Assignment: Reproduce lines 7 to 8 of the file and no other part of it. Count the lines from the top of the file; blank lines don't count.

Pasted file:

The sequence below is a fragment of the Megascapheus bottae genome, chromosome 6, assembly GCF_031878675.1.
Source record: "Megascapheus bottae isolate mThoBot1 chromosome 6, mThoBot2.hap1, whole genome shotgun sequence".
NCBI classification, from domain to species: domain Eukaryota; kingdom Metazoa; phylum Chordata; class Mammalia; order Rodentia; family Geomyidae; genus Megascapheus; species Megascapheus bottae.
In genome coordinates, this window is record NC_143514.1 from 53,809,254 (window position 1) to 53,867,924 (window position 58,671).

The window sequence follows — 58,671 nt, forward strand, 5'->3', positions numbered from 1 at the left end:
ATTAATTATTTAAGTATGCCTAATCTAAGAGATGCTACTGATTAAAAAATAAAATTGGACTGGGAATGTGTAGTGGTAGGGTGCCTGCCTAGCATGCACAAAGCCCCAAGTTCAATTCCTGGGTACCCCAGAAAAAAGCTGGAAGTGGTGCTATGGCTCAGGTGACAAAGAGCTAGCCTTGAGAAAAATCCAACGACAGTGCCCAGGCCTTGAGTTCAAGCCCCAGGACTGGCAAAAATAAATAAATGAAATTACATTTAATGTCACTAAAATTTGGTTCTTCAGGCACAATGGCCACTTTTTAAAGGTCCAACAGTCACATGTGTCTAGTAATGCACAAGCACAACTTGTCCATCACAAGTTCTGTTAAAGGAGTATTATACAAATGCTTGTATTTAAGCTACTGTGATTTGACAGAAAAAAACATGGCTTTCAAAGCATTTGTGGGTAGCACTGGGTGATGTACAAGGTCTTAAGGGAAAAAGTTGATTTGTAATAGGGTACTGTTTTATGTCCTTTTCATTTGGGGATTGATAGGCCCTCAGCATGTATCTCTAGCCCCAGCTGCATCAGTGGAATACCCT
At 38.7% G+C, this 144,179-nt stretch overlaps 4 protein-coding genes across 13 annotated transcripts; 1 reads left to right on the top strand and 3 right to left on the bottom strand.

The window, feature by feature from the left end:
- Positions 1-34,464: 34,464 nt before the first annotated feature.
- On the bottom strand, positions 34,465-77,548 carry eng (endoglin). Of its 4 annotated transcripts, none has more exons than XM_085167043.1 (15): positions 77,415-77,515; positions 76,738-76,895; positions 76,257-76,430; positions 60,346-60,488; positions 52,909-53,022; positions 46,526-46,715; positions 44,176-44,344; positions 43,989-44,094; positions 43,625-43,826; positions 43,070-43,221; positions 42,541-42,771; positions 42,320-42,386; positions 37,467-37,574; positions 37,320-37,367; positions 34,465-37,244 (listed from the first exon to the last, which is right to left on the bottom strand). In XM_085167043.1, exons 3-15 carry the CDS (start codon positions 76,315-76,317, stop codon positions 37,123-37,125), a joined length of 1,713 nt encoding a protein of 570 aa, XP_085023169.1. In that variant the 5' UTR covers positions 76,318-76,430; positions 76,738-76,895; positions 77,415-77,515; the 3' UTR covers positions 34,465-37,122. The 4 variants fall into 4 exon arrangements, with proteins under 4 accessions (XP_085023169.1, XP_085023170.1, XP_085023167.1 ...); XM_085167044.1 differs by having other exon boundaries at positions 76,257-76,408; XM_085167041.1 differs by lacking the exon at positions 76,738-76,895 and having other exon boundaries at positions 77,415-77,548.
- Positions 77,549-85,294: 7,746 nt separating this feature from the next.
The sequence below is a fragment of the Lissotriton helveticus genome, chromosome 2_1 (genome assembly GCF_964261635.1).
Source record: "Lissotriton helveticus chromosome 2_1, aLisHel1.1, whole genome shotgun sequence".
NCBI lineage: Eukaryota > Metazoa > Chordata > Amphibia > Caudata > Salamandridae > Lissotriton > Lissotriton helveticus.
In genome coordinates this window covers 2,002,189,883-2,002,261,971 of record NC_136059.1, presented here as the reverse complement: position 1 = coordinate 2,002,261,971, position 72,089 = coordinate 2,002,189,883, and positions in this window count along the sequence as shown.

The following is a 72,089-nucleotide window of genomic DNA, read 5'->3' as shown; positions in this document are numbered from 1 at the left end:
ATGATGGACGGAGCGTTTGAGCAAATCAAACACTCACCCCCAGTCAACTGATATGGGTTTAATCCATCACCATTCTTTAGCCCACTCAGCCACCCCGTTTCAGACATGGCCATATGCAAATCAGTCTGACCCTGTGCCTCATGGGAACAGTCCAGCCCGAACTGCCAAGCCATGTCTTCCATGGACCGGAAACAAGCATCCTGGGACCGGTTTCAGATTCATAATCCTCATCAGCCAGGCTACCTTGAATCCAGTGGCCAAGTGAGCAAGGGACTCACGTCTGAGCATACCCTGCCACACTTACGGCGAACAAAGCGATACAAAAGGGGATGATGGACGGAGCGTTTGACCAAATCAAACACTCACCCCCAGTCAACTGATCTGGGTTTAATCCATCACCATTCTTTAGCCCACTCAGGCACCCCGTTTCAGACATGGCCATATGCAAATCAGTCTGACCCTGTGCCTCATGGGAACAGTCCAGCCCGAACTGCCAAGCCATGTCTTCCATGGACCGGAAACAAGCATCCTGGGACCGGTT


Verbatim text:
At 38.7% G+C, this 144,179-nt stretch overlaps 4 protein-coding genes across 13 annotated transcripts; 1 reads left to right on the top strand and 3 right to left on the bottom strand.

The window, feature by feature from the left end: